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Toekick Construction Methods

Gary Balcom

I'd like to do a poll on what toekick construction methods are most popular:

A- Loose Plywood Toekick
B- Leveling Legs
C- Leveling Legs in Front, Wall Cleat in Rear
D-Integral Toekick (Cabinet Sides are notched and go to floor)

We always use A, but for residential, I'm wondering how many people use B through D.

Thanks in advance for your input.

8/4/16       #2: Toekick Construction Methods ...


8/4/16       #3: Toekick Construction Methods ...


8/4/16       #4: Toekick Construction Methods ...
Jr Lee



8/4/16       #5: Toekick Construction Methods ...


8/4/16       #6: Toekick Construction Methods ...

A. I seem to get a much better yield out of the materials since changing to this method. I can shim cabinets level and then apply finished toe board after.

8/4/16       #7: Toekick Construction Methods ...
Pat Gilbert


8/4/16       #8: Toekick Construction Methods ...
Mark V.


8/4/16       #9: Toekick Construction Methods ...
Mark B Member

A +1 on the material yield not to mention how much easier it is to shim and level a detached kick.

8/5/16       #10: Toekick Construction Methods ...
Sam Jackson

We use C and A for islands and peninsulas. Herttich makes a excellent leg. We tested it with 800lbs on our standard leg and it was flawless. We don't use the clips, just silicone the toe face to the foot. Hope that helps!

8/5/16       #11: Toekick Construction Methods ...
james mcgrew Member

A ,, All commercial

8/5/16       #12: Toekick Construction Methods ...
Gary Balcom

Thanks everyone so far....the results have been interesting.

Jr Lee, and Sam:

What are you using for a cleat in the rear? 3/4" plywood? or something thicker?

8/5/16       #13: Toekick Construction Methods ...
Hen Bob Member

A except for higher end stuff were I use D and charge for it

8/5/16       #14: Toekick Construction Methods ...
David Yurk  Member



8/5/16       #15: Toekick Construction Methods ...
Sean Member

A for Islands, B for most everything else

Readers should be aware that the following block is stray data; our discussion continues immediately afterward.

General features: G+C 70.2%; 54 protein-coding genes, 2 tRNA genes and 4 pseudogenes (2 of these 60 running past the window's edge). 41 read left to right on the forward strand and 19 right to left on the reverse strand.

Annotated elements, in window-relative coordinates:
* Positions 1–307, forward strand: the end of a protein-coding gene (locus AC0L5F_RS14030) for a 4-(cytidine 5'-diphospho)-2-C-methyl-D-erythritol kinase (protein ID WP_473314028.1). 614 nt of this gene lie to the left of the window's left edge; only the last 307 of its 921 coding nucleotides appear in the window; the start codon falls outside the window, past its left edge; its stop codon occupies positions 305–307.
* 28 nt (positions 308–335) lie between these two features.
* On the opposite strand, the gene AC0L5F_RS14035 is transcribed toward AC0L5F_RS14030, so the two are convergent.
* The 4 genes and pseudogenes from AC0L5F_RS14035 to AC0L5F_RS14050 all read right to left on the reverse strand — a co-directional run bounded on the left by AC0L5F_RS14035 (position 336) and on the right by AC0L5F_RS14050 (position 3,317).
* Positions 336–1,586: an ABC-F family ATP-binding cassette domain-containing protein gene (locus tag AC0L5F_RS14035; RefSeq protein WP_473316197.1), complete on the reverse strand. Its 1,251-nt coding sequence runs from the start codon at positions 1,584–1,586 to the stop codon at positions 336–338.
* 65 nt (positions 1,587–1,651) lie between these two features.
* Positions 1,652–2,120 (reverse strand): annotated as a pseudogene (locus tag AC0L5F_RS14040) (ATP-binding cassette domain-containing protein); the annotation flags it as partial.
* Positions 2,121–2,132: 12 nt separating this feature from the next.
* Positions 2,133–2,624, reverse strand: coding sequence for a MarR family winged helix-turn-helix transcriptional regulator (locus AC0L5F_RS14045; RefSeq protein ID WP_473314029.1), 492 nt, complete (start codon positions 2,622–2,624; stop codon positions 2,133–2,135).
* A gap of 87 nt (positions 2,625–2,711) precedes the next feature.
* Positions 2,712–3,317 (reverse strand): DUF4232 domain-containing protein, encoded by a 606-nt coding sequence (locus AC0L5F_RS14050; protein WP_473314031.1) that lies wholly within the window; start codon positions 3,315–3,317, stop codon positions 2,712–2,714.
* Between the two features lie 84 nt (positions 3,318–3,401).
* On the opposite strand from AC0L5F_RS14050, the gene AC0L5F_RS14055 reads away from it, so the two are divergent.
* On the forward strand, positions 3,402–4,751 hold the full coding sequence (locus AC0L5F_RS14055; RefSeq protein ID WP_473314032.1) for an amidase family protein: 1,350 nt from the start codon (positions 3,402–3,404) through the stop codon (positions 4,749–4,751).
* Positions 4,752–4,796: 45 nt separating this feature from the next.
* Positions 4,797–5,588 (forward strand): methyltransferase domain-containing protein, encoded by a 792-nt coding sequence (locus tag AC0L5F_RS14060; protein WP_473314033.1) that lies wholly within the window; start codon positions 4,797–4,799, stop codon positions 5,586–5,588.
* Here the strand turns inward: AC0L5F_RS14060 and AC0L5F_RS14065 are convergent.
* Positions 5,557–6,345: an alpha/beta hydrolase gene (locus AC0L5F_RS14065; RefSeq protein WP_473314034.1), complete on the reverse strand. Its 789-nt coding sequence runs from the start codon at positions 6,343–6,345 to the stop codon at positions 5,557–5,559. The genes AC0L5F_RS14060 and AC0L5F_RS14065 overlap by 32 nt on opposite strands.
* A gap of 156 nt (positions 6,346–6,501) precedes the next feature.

8/5/16       #16: Toekick Construction Methods ...
Jr Lee  Member


Most of the jobs have been frameless so I use just the 3/4 inch scrap from the sheet goods. I use the same screws that are used to hang the cabinets for the rear ledger

8/5/16       #17: Toekick Construction Methods ...
Sam Jackson


We ship lengths of 8' 3/4" ply with the job and installers cut to suite.


8/8/16       #18: Toekick Construction Methods ...
John McGinnis Member


We use loose toe kicks (ladder method). Used to use leg levelers but they were expensive and my guys had a hard time making finished ends look clean. The ladders get easily nested into our sheets and almost never require more than one extra sheet. I have CV set up to cut back toes and sleepers out of the cheaper material in the schedule and only use the good stuff for toe faces and side toes.

It would be cool if there was a little do-dad that attached to the inside 4 corners of the kick and allowed you to easily level it off. Anyone ever see anything like that?

8/8/16       #19: Toekick Construction Methods ...
james mcgrew Member

We cut the length of the ladder to what is needed and 3.25" wide. the stretcher is .5 up from bottom this allows with some scribe up and down to be as much as 1" if some shimming is required.

View higher quality, full size image (1091 X 568)

8/8/16       #20: Toekick Construction Methods ...
Pat Gilbert

I'm sure you have reasons for doing this the you do.

If you are going to scribe the toe kicks I would add a loose face so that the installer only has to scribe the face. Then screw from behind.

8/8/16       #21: Toekick Construction Methods ...
james mcgrew Member

Being all commercial 95% of the time it is Base by others !

8/9/16       #22: Toekick Construction Methods ...
Pat Gilbert

Which begs the question why bother with the extra material and labor in your detail?

8/9/16       #23: Toekick Construction Methods ...
Gary Balcom


One method I've seen is to take the ladder toe kicks and shim them to the level and the desired height. Then take some 4" x 4" cutoffs of the same plywood, and screw them to the inside of the ladder frame, tight to the floor...then pull out your shims, and move on.

8/9/16       #24: Toekick Construction Methods ...
Pat Gilbert

Me too, it is well worth the time to do it this way.

Good Point.

8/9/16       #25: Toekick Construction Methods ...
james mcgrew Member

After shimming We do what Gary does

8/10/16       #26: Toekick Construction Methods ...
Adam B Member



100 % residential we will use option A on an island if we need to turn it on its side to get through the front door.

We can't be the only ones using integral toe kicks can we?

10/24/16       #27: Toekick Construction Methods ...
big K Member

I also use D, just my preference and habit. I have used A but was never real fond of having to screw through the bottom of a cabinet to attach to the leveled ladderbox/toekick if it was going to be exposed. But if there are drawers in the bottom then it would be okay.

The one time that I used B it was at the customers request, but I have had to go back and replace broken clips for the toekick a couple of times.

12/5/16       #28: Toekick Construction Methods ...
Paula Member


B except in the islands A

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